on 25 March 2003 – including the corrigenda in the Prosecution’s filing
of 31 March 2003.
- In the Second Amended Indictment, as it has been filed on 15 August 2003,
the Accused are charged with a number of crimes alleged to have been committed
between January 1993 and 16 March 1994 against Bosnian Croats and Bosnian
Serbs in various municipalities in central Bosnia and Herzegovina.7
All the charges are based on command responsibility provided for in Article 7(3)
of the Tribunal’s Statute. At the relevant time, Enver Hadzihasanovic is alleged
to have been the Commander of the 3rd Corps of the Army of Bosnia and Herzegovina
(“ABiH”), the Chief of the Supreme Command Staff of the ABiH and Brigadier
General of the ABiH.8 Amir Kubura is alleged to
have been the Assistant Chief of Staff for Operations and Instruction Matters
of the ABiH 3rd Corps 7th Muslim Mountain Brigade, the Chief of Staff of that
Brigade, and to have acted as the substitute for the Commander of that Brigade
before being appointed its Commander.9 None of
the accused is charged with having personally committed any of the alleged
crimes under Article 7(1) of the Statute.
- The charges against the accused are based on Article 3 (violations of the
laws or customs of war) of the Statute.10 Specifically,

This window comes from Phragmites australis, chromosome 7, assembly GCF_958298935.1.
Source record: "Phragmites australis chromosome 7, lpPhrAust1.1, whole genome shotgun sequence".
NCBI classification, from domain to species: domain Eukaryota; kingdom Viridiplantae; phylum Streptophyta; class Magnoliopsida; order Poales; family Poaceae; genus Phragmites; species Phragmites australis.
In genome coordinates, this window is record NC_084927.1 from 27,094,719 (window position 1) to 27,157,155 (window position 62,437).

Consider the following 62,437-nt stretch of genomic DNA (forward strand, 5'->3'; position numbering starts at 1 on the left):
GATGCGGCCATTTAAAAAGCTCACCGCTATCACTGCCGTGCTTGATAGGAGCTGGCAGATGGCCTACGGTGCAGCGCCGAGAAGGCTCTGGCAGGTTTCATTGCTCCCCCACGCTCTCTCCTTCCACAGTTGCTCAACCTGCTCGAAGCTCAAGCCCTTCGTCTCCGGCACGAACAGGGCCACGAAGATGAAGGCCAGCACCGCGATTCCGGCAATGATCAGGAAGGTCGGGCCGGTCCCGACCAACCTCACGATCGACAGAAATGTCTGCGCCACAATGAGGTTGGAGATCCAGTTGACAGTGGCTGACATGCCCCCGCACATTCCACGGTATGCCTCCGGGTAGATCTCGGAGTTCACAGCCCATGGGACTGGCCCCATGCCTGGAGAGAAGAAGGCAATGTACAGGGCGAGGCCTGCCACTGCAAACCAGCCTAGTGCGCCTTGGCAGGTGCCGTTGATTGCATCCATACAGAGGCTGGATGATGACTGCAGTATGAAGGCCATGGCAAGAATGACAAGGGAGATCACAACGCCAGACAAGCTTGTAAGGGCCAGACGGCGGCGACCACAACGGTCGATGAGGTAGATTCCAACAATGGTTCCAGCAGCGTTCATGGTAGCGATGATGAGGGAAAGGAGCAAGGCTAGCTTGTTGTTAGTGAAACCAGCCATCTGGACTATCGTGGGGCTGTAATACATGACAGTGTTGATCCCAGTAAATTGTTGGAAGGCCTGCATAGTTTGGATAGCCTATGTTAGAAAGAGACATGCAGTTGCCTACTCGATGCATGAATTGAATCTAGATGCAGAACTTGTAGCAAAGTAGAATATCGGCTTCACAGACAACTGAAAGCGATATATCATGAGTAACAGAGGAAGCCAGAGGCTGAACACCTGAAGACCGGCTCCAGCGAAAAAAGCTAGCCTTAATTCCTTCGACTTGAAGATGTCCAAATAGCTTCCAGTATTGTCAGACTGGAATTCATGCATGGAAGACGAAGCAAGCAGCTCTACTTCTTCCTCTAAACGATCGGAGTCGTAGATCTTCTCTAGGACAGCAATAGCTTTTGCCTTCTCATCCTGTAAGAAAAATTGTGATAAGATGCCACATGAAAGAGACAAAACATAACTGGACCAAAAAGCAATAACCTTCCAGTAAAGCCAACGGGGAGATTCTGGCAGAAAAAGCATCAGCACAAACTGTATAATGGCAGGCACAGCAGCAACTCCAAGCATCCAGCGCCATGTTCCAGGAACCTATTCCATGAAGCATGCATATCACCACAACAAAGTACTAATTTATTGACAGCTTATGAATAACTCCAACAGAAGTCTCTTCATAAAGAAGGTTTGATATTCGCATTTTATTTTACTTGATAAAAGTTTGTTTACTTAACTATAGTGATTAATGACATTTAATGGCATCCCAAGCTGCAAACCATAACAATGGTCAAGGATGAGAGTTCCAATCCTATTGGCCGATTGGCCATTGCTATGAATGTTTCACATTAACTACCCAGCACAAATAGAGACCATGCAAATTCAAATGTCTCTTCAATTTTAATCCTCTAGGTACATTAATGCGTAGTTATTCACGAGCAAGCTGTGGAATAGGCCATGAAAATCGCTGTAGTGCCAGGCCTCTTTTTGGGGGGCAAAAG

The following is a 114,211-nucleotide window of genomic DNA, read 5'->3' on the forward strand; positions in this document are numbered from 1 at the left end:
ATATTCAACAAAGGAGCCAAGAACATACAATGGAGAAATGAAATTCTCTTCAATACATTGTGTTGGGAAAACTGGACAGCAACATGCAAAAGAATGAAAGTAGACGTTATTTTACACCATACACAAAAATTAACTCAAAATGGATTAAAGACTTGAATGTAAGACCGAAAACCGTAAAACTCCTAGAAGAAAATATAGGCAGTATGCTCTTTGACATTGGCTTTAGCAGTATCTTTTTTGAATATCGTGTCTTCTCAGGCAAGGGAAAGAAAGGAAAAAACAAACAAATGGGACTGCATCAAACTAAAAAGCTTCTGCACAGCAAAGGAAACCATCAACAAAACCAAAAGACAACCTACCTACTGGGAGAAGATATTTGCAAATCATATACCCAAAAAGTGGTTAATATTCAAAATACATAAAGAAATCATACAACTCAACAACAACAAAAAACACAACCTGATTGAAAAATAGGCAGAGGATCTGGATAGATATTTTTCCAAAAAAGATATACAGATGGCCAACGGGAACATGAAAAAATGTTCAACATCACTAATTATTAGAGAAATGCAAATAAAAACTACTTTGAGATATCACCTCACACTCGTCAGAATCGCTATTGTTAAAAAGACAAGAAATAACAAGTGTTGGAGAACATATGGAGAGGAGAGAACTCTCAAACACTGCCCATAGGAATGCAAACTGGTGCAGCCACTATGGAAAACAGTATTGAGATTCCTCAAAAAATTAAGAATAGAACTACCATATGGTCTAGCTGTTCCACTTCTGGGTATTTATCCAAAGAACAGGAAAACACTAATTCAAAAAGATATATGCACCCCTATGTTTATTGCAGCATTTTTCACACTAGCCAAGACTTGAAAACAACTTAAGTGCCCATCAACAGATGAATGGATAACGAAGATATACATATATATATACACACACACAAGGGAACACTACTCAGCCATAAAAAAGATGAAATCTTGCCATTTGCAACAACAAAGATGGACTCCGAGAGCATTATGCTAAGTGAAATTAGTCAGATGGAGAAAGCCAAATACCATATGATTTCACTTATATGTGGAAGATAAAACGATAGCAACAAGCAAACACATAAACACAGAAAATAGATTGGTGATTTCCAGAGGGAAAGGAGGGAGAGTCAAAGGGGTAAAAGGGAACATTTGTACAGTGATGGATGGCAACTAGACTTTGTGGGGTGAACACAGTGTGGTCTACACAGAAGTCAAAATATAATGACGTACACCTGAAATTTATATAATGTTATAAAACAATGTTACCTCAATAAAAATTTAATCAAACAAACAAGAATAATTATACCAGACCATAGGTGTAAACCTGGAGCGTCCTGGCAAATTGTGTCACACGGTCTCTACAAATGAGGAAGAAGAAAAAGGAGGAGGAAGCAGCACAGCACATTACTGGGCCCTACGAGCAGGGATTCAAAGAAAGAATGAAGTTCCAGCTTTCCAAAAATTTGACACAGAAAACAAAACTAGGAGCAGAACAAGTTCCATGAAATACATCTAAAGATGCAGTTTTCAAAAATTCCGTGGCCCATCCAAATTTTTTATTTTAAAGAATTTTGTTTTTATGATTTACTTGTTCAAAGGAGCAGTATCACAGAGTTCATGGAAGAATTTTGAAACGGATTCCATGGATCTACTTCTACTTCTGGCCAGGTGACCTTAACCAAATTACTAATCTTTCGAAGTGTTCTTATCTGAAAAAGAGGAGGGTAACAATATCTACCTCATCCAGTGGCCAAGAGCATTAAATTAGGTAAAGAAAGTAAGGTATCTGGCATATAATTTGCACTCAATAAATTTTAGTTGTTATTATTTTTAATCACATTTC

the two accused are charged with:
(a) Count 1, murder, a violation of the laws or customs of war, punishable
under Article 3 of the Statute, based on Article 3(1)(a) common to the Geneva
Conventions of 1949 (“common Article 3”);
(b) Count 2, cruel treatment, a violation of the laws or customs of war,
punishable under Article 3 of the Statute, based on common Article 3(1)(a);
(c) Count 3, murder, a violation of the laws or customs of war, punishable
under Article 3 of the Statute, based on common Article 3(1)(a);
(d) Count 4, cruel treatment, a violation of the laws or customs of war,
punishable under Article 3 of the Statute, based on common Article 3(1)(a);
(e) Count 5, wanton destruction of cities, towns or villages, not justified
by military necessity, a violation of the laws or customs of war, punishable
under Article 3 (b) of the Statute;
(f) Count 6, plunder of public or private property, a violation of the
laws or customs of war, punishable under Article 3(e) of the Statute;
(g) Count 7, destruction or wilful damage done to institutions dedicated
to religion, a violation of the laws or customs of war, punishable under
Article 3(d) of the Statute;
2. Preliminary comments
- As noted above, the challenge to the form of the Second Amended Indictment
that is addressed herein is set out in multiple filings submitted by both
parties in relation to substantive as well as procedural issues. A number
of objections in relation to the Indictment originally raised by the Defence
were conceded and addressed by the Prosecution in the relevant paragraphs
of the new Second Amended Indictment. The Trial Chamber will therefore deal